Tuesday, September 11, 2007

mass media, celebrity culture, and the female body

Prepare yourself. It's time for a feminist rant. Again.

I think the recent media frenzy over Britney Spears' MTV music awards performance exposes our cultural fascination with the state of women's bodies. I must say, I was especially disturbed to read the all the "Britney looked fat" comments--and I'm not talking about bloggers and such, I'm talking about the AP articles, the comments by so-called journalists...It seems to me as though you can't walk through a supermarket without being inundated with headlines about women's bodies, especially celebrity bodies. It's always about who's "fat" and who's "scary skinny," or who's lost weight, gained weight or is sporting a possible "baby bump." (Oh, the baby bump phenomenon...that's a rant for another day!)

Now, I'm no fan of Spears, and as a general rule, my response to celebrity articles is something along the line of "who cares?" but it seems utterly ridiculous to be talking about her body in the press. This woman had two children. Recently. And frankly, she looks okay to me, but I'm not obsessive about weight. At least, I try not to be in a culture that practically demands that women be distracted by the shape of their bodies.

And I think it's important to note that the bodies of male celebrities are rarely subject to the same kind of scrutiny. I mean, if somebody like John Travolta or Richard Gere start to look a little paunchy or bloated, they don't make the cover of five magazines because of their weight. Nobody speculates that male weight gain (or loss) indicates some kind of impending emotional breakdown.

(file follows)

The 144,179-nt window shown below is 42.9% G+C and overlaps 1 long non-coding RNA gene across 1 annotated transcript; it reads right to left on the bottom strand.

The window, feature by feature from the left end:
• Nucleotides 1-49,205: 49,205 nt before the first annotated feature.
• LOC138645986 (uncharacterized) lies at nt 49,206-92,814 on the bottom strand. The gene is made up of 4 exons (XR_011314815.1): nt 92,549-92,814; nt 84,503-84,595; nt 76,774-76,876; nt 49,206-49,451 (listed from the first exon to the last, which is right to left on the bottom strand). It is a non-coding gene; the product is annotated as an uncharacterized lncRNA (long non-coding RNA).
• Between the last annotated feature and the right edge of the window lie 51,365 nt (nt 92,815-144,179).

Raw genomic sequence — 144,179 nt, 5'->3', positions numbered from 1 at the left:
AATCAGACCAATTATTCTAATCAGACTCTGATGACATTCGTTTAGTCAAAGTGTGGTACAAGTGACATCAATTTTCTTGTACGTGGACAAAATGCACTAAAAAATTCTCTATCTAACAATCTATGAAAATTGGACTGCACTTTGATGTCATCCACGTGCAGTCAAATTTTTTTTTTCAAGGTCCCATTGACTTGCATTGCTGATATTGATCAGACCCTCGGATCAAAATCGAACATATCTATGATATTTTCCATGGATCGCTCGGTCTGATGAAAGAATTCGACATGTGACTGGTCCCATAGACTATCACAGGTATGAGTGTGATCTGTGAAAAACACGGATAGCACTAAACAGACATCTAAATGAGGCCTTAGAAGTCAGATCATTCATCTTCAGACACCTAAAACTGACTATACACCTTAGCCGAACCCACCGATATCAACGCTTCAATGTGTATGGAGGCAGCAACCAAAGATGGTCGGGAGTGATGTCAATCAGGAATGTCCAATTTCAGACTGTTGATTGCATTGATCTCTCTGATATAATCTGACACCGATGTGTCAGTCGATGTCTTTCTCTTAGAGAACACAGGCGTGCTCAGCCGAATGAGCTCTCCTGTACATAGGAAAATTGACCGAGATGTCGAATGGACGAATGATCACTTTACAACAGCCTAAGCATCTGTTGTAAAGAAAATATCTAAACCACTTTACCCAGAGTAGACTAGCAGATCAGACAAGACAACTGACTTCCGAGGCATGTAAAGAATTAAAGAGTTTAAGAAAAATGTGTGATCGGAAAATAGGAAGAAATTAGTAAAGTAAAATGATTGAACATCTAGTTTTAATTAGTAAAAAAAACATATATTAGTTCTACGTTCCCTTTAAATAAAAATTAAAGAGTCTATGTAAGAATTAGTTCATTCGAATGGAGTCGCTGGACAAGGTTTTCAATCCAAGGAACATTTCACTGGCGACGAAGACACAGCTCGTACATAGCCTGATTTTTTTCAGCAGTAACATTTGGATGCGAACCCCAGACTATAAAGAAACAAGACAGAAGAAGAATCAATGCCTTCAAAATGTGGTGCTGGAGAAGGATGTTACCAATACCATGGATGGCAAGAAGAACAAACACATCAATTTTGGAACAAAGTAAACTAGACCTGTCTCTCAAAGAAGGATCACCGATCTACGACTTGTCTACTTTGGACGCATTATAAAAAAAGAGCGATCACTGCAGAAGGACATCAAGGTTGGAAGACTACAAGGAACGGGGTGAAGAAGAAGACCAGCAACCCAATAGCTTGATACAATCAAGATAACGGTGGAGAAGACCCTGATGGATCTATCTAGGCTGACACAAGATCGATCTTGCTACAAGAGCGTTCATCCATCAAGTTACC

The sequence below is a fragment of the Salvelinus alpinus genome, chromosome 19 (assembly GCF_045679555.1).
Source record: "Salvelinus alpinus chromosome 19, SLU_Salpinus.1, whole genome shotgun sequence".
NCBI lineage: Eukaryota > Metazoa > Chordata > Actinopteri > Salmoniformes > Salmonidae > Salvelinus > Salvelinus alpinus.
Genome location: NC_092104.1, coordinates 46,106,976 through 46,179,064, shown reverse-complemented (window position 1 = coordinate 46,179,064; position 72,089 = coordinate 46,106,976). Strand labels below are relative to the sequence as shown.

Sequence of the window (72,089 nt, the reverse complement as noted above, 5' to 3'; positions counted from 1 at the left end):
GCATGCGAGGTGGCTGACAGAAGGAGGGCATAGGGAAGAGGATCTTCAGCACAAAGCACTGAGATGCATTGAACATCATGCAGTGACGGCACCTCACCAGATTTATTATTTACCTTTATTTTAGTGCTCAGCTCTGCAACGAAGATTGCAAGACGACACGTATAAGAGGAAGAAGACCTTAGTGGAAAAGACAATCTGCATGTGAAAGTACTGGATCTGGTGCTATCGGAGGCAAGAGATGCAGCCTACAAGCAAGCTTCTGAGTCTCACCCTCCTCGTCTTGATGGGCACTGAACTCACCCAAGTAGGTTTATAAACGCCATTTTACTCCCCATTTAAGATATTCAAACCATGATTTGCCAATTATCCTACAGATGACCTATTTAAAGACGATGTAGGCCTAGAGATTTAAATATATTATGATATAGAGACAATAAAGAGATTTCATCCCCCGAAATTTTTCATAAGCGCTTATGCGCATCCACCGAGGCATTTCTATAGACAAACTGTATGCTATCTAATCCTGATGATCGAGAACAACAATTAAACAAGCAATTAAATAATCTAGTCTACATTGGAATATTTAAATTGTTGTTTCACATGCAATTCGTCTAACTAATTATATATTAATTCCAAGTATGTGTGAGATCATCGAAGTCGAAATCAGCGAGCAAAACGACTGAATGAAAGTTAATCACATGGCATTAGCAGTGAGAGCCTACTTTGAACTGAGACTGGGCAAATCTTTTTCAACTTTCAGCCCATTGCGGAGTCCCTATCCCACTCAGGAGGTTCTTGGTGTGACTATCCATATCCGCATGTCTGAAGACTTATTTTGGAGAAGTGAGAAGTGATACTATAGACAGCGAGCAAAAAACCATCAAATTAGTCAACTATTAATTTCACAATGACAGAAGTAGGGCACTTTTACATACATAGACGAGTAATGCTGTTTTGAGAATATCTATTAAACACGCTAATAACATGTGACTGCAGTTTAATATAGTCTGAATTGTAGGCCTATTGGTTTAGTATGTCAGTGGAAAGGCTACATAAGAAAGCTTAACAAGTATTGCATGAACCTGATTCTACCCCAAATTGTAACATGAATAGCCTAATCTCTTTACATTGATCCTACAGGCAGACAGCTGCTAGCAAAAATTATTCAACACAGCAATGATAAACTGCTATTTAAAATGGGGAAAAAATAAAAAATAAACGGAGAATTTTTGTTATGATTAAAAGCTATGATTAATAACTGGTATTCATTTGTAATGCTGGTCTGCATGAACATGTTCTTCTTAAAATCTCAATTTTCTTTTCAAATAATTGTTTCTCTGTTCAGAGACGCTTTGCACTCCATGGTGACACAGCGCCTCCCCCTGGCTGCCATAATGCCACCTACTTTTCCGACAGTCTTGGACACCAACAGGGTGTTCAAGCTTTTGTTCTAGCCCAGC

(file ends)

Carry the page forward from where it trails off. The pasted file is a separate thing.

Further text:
Why is it that women are rarely given the same kind of attention for their talents, their good works, or their character, that they receive for their bodies? I'm just wondering.

It seems as though we being told that our value resides in the shape of our bodies, in whether or not we meet some standard of "desirability." Perhaps this is because there's money to be made by savaging women's self-esteem. Quite a lot of money. The weight loss and plastic surgery industries have something to gain by making women feel bad. It's all about the $$$.

For example, whenever I am unfortunate enough to stumble across one of those reality tv plastic surgery shows (i.e. "Dr. 90210") they always seem to depict some flaky mother buying her sixteen year old daughter a new, (and bigger, always bigger) set of breasts. Why breasts? Why not a college fund? Or piano lessons? Or a trip to Europe? What does this tell a child (and make no mistake, sixteen is still a child, folks) about her value?

Now, I don't have a daughter, so maybe I'm missing something. But I doubt it. Besides, I have two nieces. I worry about how this kind of thing will affect them someday. Of course, they are lucky enough to have smart, sensible parents, who would never think a set of breasts makes a great "sweet sixteen" present.

Still, I think it's a brutally difficult thing, to grow up female in a society so focused on women's bodies and so utterly disinterested in the state of our souls.

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